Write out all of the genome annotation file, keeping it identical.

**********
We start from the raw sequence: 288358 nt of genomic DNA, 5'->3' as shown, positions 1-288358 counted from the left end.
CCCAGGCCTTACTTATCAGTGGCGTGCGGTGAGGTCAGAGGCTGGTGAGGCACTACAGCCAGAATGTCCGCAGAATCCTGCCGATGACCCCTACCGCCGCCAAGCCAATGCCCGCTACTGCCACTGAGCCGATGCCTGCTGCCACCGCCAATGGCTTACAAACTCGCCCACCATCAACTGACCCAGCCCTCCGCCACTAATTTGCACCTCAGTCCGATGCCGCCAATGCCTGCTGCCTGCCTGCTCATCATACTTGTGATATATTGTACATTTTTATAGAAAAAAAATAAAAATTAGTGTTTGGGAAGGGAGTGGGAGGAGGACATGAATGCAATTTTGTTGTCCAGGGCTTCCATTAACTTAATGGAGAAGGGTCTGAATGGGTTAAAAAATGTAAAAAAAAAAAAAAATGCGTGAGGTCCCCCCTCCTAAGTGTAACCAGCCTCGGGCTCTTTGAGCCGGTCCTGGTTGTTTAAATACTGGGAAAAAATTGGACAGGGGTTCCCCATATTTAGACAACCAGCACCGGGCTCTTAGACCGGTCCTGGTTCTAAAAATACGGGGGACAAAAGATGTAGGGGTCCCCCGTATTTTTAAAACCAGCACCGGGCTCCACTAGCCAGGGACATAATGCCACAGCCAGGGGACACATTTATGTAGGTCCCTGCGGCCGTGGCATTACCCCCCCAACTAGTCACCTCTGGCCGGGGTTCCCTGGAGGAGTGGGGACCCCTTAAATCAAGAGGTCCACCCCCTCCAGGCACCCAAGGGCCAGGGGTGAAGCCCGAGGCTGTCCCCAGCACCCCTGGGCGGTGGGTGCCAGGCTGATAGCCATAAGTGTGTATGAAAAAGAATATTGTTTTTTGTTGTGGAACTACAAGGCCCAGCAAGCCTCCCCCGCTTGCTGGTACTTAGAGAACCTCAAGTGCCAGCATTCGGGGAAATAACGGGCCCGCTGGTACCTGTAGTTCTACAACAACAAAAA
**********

We start from the raw sequence: 288358 nt of genomic DNA, 5'->3' as shown, positions 1-288358 counted from the left end.
CCCAGGCCTTACTTATCAGTGGCGTGCGGTGAGGTCAGAGGCTGGTGAGGCACTACAGCCAGAATGTCCGCAGAATCCTGCCGATGACCCCTACCGCCGCCAAGCCAATGCCCGCTACTGCCACTGAGCCGATGCCTGCTGCCACCGCCAATGGCTTACAAACTCGCCCACCATCAACTGACCCAGCCCTCCGCCACTAATTTGCACCTCAGTCCGATGCCGCCAATGCCTGCTGCCTGCCTGCTCATCATACTTGTGATATATTGTACATTTTTATAGAAAAAAAATAAAAATTAGTGTTTGGGAAGGGAGTGGGAGGAGGACATGAATGCAATTTTGTTGTCCAGGGCTTCCATTAACTTAATGGAGAAGGGTCTGAATGGGTTAAAAAATGTAAAAAAAAAAAAAAATGCGTGAGGTCCCCCCTCCTAAGTGTAACCAGCCTCGGGCTCTTTGAGCCGGTCCTGGTTGTTTAAATACTGGGAAAAAATTGGACAGGGGTTCCCCATATTTAGACAACCAGCACCGGGCTCTTAGACCGGTCCTGGTTCTAAAAATACGGGGGACAAAAGATGTAGGGGTCCCCCGTATTTTTAAAACCAGCACCGGGCTCCACTAGCCAGGGACATAATGCCACAGCCAGGGGACACATTTATGTAGGTCCCTGCGGCCGTGGCATTACCCCCCCAACTAGTCACCTCTGGCCGGGGTTCCCTGGAGGAGTGGGGACCCCTTAAATCAAGAGGTCCACCCCCTCCAGGCACCCAAGGGCCAGGGGTGAAGCCCGAGGCTGTCCCCAGCACCCCTGGGCGGTGGGTGCCAGGCTGATAGCCATAAGTGTGTATGAAAAAGAATATTGTTTTTTGTTGTGGAACTACAAGGCCCAGCAAGCCTCCCCCGCTTGCTGGTACTTAGAGAACCTCAAGTGCCAGCATTCGGGGAAATAACGGGCCCGCTGGTACCTGTAGTTCTACAACAACAAAAA